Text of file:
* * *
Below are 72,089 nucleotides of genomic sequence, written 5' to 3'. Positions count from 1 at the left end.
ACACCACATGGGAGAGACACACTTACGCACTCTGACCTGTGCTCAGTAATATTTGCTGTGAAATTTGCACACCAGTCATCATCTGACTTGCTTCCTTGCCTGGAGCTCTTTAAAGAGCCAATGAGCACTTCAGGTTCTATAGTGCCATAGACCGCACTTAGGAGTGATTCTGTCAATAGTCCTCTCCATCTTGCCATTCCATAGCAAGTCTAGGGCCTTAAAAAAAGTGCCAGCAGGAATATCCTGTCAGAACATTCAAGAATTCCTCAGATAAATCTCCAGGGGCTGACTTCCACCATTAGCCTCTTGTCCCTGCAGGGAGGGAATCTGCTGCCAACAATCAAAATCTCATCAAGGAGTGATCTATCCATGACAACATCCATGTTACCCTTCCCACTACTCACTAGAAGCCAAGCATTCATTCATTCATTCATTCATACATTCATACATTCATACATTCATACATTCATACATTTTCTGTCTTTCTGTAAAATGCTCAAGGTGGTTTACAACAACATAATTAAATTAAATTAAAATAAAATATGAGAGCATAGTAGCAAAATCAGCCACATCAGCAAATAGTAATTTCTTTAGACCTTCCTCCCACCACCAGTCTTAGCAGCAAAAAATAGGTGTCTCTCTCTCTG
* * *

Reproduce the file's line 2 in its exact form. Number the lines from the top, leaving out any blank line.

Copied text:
ACACCACATGGGAGAGACACACTTACGCACTCTGACCTGTGCTCAGTAATATTTGCTGTGAAATTTGCACACCAGTCATCATCTGACTTGCTTCCTTGCCTGGAGCTCTTTAAAGAGCCAATGAGCACTTCAGGTTCTATAGTGCCATAGACCGCACTTAGGAGTGATTCTGTCAATAGTCCTCTCCATCTTGCCATTCCATAGCAAGTCTAGGGCCTTAAAAAAAGTGCCAGCAGGAATATCCTGTCAGAACATTCAAGAATTCCTCAGATAAATCTCCAGGGGCTGACTTCCACCATTAGCCTCTTGTCCCTGCAGGGAGGGAATCTGCTGCCAACAATCAAAATCTCATCAAGGAGTGATCTATCCATGACAACATCCATGTTACCCTTCCCACTACTCACTAGAAGCCAAGCATTCATTCATTCATTCATTCATACATTCATACATTCATACATTCATACATTCATACATTTTCTGTCTTTCTGTAAAATGCTCAAGGTGGTTTACAACAACATAATTAAATTAAATTAAAATAAAATATGAGAGCATAGTAGCAAAATCAGCCACATCAGCAAATAGTAATTTCTTTAGACCTTCCTCCCACCACCAGTCTTAGCAGCAAAAAATAGGTGTCTCTCTCTCTG